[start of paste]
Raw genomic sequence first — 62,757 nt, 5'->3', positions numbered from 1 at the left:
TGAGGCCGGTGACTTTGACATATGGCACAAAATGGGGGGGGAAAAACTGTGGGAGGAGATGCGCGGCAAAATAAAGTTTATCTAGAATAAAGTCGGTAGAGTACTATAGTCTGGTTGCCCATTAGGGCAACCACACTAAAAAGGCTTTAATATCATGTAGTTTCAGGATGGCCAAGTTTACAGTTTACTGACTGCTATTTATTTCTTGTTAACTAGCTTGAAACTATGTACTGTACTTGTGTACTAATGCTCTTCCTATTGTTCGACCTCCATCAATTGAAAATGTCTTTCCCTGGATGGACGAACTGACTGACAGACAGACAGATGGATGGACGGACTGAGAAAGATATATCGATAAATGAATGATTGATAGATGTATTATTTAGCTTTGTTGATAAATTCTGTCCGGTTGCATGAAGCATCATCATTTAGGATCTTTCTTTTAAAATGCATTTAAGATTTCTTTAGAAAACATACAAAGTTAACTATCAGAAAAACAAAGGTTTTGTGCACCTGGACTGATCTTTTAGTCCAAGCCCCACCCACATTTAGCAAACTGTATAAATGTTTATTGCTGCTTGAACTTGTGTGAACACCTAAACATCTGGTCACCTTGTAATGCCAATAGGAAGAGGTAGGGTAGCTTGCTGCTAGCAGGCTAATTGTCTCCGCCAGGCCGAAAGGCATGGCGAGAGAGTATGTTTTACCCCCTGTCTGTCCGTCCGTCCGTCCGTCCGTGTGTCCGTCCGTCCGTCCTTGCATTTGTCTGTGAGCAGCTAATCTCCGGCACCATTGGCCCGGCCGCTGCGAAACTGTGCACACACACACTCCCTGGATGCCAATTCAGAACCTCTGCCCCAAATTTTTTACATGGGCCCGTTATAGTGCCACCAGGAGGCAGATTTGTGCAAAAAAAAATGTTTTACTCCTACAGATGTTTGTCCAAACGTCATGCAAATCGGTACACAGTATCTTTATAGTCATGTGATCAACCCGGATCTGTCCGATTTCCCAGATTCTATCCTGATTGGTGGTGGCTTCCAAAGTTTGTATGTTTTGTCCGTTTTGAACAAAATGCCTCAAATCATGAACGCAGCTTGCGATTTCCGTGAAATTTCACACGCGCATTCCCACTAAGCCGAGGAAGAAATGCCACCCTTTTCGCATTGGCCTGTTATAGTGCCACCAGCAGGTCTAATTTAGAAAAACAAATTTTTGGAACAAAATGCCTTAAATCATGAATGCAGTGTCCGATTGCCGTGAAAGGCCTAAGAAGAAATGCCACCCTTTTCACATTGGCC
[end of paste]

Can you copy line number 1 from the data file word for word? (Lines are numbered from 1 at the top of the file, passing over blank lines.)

Raw genomic sequence first — 62,757 nt, 5'->3', positions numbered from 1 at the left: